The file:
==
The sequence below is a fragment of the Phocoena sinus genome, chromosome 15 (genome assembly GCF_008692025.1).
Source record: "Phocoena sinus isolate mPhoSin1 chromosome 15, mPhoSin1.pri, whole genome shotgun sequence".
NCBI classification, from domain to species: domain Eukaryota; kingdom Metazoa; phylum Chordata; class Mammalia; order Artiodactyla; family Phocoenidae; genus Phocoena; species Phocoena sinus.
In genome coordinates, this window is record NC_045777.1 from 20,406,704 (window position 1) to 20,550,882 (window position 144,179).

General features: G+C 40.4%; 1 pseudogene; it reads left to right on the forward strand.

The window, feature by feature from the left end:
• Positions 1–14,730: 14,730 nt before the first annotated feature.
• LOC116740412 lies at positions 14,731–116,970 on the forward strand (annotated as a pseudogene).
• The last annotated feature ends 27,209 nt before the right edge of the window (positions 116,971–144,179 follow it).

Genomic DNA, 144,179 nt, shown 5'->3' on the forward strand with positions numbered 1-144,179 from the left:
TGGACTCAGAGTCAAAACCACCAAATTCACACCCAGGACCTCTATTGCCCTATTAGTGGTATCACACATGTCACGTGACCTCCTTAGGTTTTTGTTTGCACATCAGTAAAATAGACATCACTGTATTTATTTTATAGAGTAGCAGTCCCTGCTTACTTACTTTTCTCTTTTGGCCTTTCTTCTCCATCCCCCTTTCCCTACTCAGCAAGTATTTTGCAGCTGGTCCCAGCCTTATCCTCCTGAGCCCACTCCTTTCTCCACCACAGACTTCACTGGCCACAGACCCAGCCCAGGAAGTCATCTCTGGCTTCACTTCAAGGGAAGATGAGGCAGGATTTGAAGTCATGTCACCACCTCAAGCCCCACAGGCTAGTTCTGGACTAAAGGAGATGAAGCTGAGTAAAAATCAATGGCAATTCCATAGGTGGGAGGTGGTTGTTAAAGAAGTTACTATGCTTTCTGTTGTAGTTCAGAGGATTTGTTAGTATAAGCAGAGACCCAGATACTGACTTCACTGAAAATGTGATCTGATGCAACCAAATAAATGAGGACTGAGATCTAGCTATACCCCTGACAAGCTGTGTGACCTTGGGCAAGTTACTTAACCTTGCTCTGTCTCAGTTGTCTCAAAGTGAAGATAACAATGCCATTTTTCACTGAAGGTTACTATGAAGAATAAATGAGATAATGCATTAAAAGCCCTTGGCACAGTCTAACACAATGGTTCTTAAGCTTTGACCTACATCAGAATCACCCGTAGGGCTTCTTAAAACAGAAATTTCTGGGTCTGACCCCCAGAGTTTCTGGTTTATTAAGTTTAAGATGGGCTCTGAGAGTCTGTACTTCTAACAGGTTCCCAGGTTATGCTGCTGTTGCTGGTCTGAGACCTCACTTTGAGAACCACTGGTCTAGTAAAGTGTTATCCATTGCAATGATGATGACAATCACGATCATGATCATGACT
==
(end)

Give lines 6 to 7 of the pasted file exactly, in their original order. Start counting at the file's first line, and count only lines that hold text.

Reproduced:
The window, feature by feature from the left end:
• Positions 1–14,730: 14,730 nt before the first annotated feature.